Keywords:Kumamoto Earthquakes, Mashiki Town, Near surface geophysics, Hybrid surface wave survey, Resistivity survey, GPR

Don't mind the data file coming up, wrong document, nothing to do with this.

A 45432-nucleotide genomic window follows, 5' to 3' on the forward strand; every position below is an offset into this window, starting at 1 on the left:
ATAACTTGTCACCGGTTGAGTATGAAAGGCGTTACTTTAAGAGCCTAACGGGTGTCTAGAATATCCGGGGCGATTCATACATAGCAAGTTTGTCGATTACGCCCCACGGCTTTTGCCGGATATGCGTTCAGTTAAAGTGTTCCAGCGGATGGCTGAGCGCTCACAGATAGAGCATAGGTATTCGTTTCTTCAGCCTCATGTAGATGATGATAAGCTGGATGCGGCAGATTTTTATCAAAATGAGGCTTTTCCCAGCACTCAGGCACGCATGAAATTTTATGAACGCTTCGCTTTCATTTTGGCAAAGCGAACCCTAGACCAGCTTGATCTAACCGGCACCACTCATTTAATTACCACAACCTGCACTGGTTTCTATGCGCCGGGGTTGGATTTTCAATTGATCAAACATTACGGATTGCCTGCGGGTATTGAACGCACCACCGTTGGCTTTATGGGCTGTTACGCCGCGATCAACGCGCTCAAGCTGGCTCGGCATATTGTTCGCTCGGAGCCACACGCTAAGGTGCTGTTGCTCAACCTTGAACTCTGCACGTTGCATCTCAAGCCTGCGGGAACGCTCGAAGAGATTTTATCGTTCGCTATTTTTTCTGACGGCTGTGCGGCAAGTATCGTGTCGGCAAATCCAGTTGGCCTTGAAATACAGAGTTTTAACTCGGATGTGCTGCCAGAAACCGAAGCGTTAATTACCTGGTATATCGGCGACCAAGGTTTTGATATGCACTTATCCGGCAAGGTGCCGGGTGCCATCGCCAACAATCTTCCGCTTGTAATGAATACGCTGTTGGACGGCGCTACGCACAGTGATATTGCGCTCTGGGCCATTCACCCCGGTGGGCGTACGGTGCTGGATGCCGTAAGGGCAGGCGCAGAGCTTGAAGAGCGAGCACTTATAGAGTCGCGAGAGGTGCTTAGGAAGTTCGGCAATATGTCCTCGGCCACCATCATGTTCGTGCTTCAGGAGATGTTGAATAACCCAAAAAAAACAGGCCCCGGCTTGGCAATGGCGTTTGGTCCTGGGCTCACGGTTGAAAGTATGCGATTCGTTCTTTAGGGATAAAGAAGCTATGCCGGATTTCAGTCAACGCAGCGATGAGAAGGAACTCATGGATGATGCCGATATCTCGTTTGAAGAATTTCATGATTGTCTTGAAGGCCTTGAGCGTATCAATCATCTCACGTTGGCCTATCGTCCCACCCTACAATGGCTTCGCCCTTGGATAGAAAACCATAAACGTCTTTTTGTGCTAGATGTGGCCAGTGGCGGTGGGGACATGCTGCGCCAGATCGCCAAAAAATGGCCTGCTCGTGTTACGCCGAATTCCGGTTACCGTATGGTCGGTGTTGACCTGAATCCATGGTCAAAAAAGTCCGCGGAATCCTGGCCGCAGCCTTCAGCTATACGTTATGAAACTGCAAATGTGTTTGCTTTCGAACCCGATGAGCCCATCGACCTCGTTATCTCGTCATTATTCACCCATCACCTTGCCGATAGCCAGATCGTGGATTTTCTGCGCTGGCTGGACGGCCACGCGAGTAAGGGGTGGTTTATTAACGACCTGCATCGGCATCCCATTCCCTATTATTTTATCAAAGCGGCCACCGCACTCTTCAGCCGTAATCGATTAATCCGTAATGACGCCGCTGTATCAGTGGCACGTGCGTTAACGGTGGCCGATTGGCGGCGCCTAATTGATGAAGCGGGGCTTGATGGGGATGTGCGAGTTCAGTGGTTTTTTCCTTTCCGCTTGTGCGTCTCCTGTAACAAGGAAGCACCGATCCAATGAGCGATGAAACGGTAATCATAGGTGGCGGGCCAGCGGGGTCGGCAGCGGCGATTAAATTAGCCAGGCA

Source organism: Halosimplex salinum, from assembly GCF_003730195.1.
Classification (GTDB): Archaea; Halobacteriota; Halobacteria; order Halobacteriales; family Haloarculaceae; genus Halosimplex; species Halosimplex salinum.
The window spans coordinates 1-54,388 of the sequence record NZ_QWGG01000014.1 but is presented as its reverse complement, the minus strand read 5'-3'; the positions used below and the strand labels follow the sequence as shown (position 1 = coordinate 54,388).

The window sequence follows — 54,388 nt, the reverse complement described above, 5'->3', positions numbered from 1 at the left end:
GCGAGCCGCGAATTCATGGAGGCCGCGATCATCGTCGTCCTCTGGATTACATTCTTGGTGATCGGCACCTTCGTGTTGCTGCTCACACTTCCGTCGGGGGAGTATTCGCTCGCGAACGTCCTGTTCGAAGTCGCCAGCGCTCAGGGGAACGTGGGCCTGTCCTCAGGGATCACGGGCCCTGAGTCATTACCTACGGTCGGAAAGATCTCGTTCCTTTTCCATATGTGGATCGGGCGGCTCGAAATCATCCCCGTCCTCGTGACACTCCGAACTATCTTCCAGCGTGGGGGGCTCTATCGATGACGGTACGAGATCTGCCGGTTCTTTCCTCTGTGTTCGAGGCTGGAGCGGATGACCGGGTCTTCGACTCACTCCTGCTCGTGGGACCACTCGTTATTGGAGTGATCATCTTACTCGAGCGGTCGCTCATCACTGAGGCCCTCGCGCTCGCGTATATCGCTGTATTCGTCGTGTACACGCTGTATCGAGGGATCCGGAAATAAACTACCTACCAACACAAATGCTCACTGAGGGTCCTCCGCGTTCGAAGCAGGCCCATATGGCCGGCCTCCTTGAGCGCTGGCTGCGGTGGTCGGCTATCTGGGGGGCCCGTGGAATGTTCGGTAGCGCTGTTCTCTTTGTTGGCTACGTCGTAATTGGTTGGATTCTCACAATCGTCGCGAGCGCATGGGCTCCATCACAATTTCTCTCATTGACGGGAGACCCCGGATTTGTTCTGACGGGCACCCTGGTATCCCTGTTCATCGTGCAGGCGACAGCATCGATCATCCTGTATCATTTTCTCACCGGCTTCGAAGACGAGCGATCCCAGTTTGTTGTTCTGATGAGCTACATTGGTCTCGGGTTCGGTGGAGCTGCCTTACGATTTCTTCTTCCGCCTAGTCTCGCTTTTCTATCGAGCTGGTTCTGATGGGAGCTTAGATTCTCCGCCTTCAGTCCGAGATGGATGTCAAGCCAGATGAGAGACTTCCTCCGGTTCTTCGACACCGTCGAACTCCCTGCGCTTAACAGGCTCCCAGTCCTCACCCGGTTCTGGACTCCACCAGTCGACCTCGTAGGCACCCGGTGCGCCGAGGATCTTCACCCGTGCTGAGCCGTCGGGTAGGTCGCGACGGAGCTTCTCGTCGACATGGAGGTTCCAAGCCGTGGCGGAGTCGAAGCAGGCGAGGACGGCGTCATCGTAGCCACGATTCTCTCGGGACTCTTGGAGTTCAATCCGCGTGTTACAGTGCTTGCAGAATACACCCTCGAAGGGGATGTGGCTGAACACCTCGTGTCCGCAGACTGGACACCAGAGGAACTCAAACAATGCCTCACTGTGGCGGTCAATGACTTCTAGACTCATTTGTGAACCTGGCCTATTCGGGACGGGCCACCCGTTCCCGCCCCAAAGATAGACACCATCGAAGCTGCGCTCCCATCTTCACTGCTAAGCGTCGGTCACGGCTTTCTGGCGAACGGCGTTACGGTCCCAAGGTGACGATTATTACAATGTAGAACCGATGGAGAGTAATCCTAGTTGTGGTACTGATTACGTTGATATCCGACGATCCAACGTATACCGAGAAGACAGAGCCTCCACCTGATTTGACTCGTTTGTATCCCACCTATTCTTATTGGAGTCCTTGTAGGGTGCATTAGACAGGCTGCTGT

We conducted a detailed near surface geophysical survey at Mashiki Town, where was severely damaged by the 2016 Kumamoto twin earthquakes of magnitudes (Mj) 7.3 as the mainshock and 6.5 as a foreshock. The near surface survey comprised “Hybrid” surface wave survey, capacitively coupled resistivity (CCR) measurement using OhmMapper, and GPR measurements using Utility Scan DF or 350 HS tools linked with a VRS-GNSS precise positioning system. A total of 5 short survey lines were set to intersect a branched surface rupture, or placed in the downtown area of Mashiki Town. The purposes of the survey were to provide high-resolution subsurface profiles of the sites where surface structures were sporadically damaged, because most of previous field surveys conducted in Mashiki Town by various research groups had adopted sparse or ill-conditioned parameters to delineate small scale irregular structure for explaining such sporadic damage distribution in the town. In contrast, our GPR survey successfully imaged detailed structures on the surficial zones form 2 m to in case to 5 m in depth, and identified a number of step-like sharp dislocations around the surface rupture, owing its dense spatial sampling at 1 cm. Layered resistivity structures, imaged by CCR surveys up to 10 m in depth, showed a kinked structure around the surface rupture. The “Hybrid” surface wave survey, recently proposed by the authors, reconstructed S-wave structures up to 40 m in depth. In addition, HSWS records were processed through an ordinary seismic reflection data processing flow. As a result, reverse faulting structure was clearly imaged in concordance with the other near-surface survey results. Survey results obtained in the downtown area delineated low velocity and low resistivity surficial layer, and it thickened toward to the lowland area, contrary to the observed house damage. This strongly indicated that the surface soft layer and its thickness was not the major cause of the house damage. Our survey results also demonstrated the importance of high-resolution surveying for the delineation of local irregularity in the near surfaces.